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About The daily Nebraskan. ([Lincoln, Neb.) 1901-current | View Entire Issue (Dec. 7, 1951)
Friday, December 7, 1951.
THE DAILY NEBRASKAN
News not exactly caluculated to soothe the
nerves of college students came out this week in
the form of a statement by Brig. Gen. Guy N.
Henntager. The general said that at least some
college draft deferments might have to be can
celled because of the rapidly decreasing supply
of manpower for the draft
All Americans naturally want to do as much
as they can to promote the defense of their
country. When there is a clear and present need,
there is little question in anybody's mind as to
the proper course of action.
There are, however, several questions which
arise. Reports have come back from several camps
that conditions are greatly overcrowded and that
men have to wait a long period of time before
getting into schooL If this is so, why are men being
inducted at such a high rate?
Defense authorities make much of the fact that
University men are vitally needed for leadership
positions. But there are any number of men who
are being placed in positions for which they had
no previous experience. And some of them were
well-equipped in other fields. There are bound
to be mistakes, but sometimes it looks as if they
were made too frequently.
A number of reserves in Lincoln were called
up shortly after the Korean war began and then
released a few months later without getting any
closer to combat than a stateside army camp. Maybe
this is doing some good. It's hard to say.
Tho thins that disturbs a lot of people is the
fact that once we are armed to the teeth, what
are we going to do with all the service men if.
there is no war? It is fine to be prepared.; but
what do we do with all the preparations if there
is no war? We would have a huge standing army
with little to do but stand, i
Another thing that disturbs many people is the
increasing amount of money being spent on mill
.tary preparation. The military is becoming more
and more powerful in American life. The pre
World War II soldier was Considered, for the most
part, as somebody who couldnt get any other job.
Now, the military man is greatly admired. The
United States has never been a nation dominated
by the military. Many people believe it would be
a mistake to start now.
Governor Peterson has suggested the possi
bility of setting up training for the young men of
the nation in the colleges and high schools of
America. It might be a plan which would be more
practical and certainly less expensive than induc
tion of an individual for, periods of two to four
years. Certainly much of the training could be
given right at home. There is some which cannot
be given at home, but there are basic things which
can be taught in the classroom. It doesn't make
too much difference whether that classroom is in
a service camp or at home.
If the service really needs college students, j
the vast majority would be clad to serve. But
is such service a matter of life or death for the
Ten Years Ago
It was just ten years ago when so many of
us heard the calm voice of a radio announcer
"We interrupt this program to bring you an im
portant news event-" And we learned that the fuse
which set off the most horrible of modern wars
"World War II was lit The Japanese had attacked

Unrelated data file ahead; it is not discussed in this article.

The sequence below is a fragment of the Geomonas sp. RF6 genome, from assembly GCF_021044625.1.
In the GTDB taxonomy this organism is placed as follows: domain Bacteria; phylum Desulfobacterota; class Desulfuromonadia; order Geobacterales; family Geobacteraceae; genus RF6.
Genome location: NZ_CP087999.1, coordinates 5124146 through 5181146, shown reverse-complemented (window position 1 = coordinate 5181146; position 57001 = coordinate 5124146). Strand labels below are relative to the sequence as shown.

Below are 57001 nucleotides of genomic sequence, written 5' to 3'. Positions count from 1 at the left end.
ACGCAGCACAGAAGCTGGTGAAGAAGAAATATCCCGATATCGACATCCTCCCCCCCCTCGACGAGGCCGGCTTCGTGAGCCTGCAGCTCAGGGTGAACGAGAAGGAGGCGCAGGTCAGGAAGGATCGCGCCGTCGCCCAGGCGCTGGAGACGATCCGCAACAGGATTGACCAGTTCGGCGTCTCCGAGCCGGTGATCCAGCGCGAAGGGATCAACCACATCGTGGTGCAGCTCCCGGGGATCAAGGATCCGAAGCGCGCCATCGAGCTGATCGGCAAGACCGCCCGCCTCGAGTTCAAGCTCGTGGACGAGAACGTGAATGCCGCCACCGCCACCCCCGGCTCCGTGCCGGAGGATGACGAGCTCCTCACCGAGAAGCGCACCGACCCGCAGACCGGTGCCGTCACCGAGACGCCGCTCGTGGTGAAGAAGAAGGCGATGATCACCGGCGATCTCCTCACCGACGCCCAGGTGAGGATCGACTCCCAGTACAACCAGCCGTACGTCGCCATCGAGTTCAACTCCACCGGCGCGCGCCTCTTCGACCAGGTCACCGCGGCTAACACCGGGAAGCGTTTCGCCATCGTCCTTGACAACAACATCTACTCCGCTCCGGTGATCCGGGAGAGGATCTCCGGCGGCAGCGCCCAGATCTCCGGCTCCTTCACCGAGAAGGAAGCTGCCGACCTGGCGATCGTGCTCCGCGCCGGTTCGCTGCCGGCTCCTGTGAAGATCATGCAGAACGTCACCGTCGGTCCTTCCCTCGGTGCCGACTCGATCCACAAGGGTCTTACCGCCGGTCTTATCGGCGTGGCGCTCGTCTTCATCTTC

From that minute on for five terrifying
years we lived in continual consciousness of
war and its ramifications. If we had brothers or
sisters, other relatives or friends overseas, we
lived in constant fear we would be the next to
ret the telegram starting: "... we regret to in
form yon . . Many of us experienced the feel
We began reading of discouraging losses in the
South Pacific and of disheartening defeats on the
European front And the casualty list grew and
the nation mobilized for war. Parents and friends
became air raid wardens and we had trial black
outs. Industry expanded and we set production
records unequalled in the history of the world.
Popular song hits turned to war themes "Coming
In on a Wing and a Prayer," "Goodnight Soldier,"
"Johnny Doughboy" remember?
Eventually headlines became a little more
encouraging. We read about D-Day that mem
orable day in June 1944 when allied troops
landed on the French coast for the invasion. We
beard about the African campaign and the
bloody, slow drive toward Rome. In the South
Pacific we began to believe General Mac Arthur
was making good his promise to return to the
Philippines, and we recaptured the islands where
we first were forced to withdraw.
' V-E day in 1945 left us free to concentrate ef
forts in the Pacific. In August soon after the
atomic bomb dropped on Hiroshima allied and
Japanese officials met on the battleship Missouri
to sign declarations ending the fighting.
Today Yanks and Nippons rub sholders in
Japan. They have baseball games and products are
sold in this country bearing "Made in Occupied
Japan." Yes, that war is over.
It seems a little futile to spend five years in
bloody conflict to send just five years later Amer
ican troops to another battle area. But beyond
the immediate pessimism there is a more favor
Our enemy no longer is the axis and today we
face communism which promises to be just as
terrifying as former enemies. We cannot lose faith.
We have an International body dedicated to
promotion of international peace and security
the United Nations. Its record in the social and
economic field is encouraging and we should
remember that war must be stopped in minds of
men. Qauses which motivate these minds must
be eliminated. We formed a peace treaty with
Japan which is revolutionary to past treaties.
No longer did we, as the victorious, demand un
reasonable war reparations and privileges.
We eventually are gaining support of other free